- Spell Save DC: When casting a spell that requires a saving throw, your spell save DC is equal to 8 + your proficiency bonus + your spellcasting modifier.
- Saving Throws: If your character is proficient in a specific saving throw, this bonus is added to the saving throw roll.
Other Areas That Use Proficiency Bonus
Since Tasha’s Cauldron of Everything was released in November 2020, classes and subclasses have seen more and more use for proficiency bonus. The more prominent examples are class, subclass, or feat abilities that can be used ” a number of times equal to your proficiency bonus, and you regain all expended uses when you finish a long rest.”
When is Proficiency Bonus Not Applied
Some new players (and experienced players, for that matter) struggle to know when they should or shouldn’t apply a proficiency bonus. Here are some common mistakes I see regarding proficiency bonus when playing:
- Damage: Proficiency bonus isn’t applied to typical damage rolls unless you are explicitly told to apply your proficiency bonus, such as in the Baleful Scion’s Grasp of Avarice ability.
- Death Saving Throws: Seeing as death saving throws are their own special saving throw, you can’t get proficiency specifically with these, so your proficiency bonus won’t apply. That said, there are features, like the monk’s 14th-level Diamond Soul, that give them proficiency in all saving throws, which applies to death saving throws.
Gaining a Proficiency
You usually pick up the majority of your proficiencies up during character creation because backgrounds, classes, and races are the primary methods from which proficiencies are gained.
If you’ve already rolled up a character and are looking to pick up proficiency in a skill, saving throw, weapon, or armor, here are some ways to do so:
Many subclasses in D&D 5e offer additional proficiencies not provided by the base class. This can come in the form of skill proficiencies, like the bonus proficiency the Cavalier fighter gets at 3rd level from either Animal Handling, History, Insight, Performance, or Persuasion. It can also come in the form of weapon or armor proficiencies, like the Forge Domain cleric’s heavy armor proficiency.
Some feats provide proficiency in skills, tools, weapons, or armor. For example, the Skilled feat allows a character to gain proficiency in any combination of three skills or tools of their choice. The Weapon Master feat grants proficiency with four weapons of your choice.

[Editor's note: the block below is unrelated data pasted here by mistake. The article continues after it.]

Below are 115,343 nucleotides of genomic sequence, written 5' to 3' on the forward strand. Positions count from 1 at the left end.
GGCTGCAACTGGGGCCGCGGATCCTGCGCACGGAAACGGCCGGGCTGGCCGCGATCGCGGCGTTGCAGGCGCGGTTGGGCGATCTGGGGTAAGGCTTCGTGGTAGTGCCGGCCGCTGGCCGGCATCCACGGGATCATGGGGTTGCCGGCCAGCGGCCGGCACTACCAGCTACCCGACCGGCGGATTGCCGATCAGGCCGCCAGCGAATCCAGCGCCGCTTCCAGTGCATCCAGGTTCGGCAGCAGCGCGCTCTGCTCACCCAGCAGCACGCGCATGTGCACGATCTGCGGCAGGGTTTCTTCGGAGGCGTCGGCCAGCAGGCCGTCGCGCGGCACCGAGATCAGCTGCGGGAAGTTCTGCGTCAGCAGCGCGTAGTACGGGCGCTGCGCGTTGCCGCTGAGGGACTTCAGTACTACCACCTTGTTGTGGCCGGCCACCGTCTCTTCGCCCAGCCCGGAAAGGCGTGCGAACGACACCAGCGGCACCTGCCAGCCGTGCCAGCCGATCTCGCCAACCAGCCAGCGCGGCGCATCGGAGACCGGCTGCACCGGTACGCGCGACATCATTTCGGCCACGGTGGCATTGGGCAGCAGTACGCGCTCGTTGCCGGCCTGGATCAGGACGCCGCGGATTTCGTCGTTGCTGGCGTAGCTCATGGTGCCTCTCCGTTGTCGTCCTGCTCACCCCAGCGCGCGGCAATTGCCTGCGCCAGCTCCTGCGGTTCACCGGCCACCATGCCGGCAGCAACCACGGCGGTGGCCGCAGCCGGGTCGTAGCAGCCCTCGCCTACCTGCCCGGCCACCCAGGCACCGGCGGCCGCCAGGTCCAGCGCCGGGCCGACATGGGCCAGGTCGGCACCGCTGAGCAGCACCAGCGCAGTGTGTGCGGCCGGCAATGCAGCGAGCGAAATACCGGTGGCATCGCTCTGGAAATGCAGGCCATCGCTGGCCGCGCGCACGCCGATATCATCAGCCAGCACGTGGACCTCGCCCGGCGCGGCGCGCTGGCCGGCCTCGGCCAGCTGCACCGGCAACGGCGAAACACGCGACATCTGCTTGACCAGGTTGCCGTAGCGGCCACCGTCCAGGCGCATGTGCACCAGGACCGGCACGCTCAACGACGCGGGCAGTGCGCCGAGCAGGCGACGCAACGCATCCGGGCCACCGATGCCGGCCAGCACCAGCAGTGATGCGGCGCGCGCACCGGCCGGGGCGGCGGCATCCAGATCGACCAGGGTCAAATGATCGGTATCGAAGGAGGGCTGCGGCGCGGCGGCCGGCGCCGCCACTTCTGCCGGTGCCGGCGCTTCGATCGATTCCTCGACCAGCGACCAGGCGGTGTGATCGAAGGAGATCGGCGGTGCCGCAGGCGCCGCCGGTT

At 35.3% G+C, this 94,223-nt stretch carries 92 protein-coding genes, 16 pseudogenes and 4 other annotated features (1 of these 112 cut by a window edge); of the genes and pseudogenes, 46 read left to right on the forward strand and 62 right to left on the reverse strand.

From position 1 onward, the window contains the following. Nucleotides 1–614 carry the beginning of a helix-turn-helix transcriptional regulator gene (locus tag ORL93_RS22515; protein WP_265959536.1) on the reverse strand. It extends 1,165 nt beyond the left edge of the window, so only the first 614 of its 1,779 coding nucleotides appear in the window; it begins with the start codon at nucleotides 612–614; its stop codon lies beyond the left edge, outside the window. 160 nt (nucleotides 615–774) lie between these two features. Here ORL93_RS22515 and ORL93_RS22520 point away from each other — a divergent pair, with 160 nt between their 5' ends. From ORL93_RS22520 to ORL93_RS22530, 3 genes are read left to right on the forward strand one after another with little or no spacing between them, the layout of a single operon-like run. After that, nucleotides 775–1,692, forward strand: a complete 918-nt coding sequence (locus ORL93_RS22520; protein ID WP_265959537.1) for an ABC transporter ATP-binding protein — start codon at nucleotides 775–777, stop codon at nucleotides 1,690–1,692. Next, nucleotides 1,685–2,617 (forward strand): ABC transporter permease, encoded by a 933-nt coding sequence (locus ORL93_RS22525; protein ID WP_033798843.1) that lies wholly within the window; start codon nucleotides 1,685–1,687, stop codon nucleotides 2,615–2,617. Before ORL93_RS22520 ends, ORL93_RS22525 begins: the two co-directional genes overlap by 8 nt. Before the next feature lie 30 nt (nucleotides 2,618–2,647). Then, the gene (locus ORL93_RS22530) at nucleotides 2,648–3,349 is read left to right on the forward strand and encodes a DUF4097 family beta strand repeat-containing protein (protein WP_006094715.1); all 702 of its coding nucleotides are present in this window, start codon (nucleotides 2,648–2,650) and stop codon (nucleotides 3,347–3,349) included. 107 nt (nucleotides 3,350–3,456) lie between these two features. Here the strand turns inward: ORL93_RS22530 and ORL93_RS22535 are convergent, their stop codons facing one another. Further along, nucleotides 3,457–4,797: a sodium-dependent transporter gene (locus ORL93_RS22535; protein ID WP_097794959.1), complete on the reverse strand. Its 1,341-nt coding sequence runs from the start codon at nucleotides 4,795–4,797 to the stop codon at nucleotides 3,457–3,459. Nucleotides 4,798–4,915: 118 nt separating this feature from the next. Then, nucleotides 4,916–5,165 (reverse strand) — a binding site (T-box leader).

In some campaigns, the Dungeon Master may allow characters to gain new proficiencies through training during downtime. This training usually involves finding a teacher and spending a significant amount of time (and sometimes gold) to learn the new skill, tool, weapon, or language.
Multiclassing and Proficiency Bonus
When multiclassing, remember that your proficiency bonus depends on your total character level, not your level in a specific class. For example, if you’re a 4th-level fighter and take a dip into the rogue class, your proficiency bonus is still +3, like any 5th-level character.
Gaining Proficiencies in Multiclassing
When you first take a level in a class that’s different from your starting class, you gain only certain proficiencies from the new class. Here’s a quick overview:
- Barbarian: Shields, simple weapons, martial weapons.
- Bard: Light armor, one skill of your choice, one musical instrument of your choice.
- Cleric: Light armor, medium armor, shields.
- Druid: Light armor, medium armor, shields (but not made of metal).
- Fighter: Light armor, medium armor, shields, simple weapons, martial weapons.
- Monk: Simple weapons, shortswords.
- Paladin: Light armor, medium armor, shields, simple weapons, martial weapons.
- Ranger: Light armor, medium armor, shields, simple weapons, martial weapons, one skill from the class’s skill list.
- Rogue: Light armor, one skill from the class’s skill list, thieves’ tools.
- Sorcerer: No additional proficiencies.
- Warlock: Light armor, simple weapons.
- Wizard: No additional proficiencies.
Now You’re Proficient With Proficiency!
And there you have it, you’re now as proficient with the proficiency mechanic as a bard is with a lute or a rogue with a lockpick. So, next time your rogue is in a dungeon debating whether to sneak past the sleeping dragon or to give it a piece of your mind (and dagger), just think of your proficiency bonus as that little voice in your head saying, “Go on, you got this!” (But seriously, maybe just sneak past the dragon.)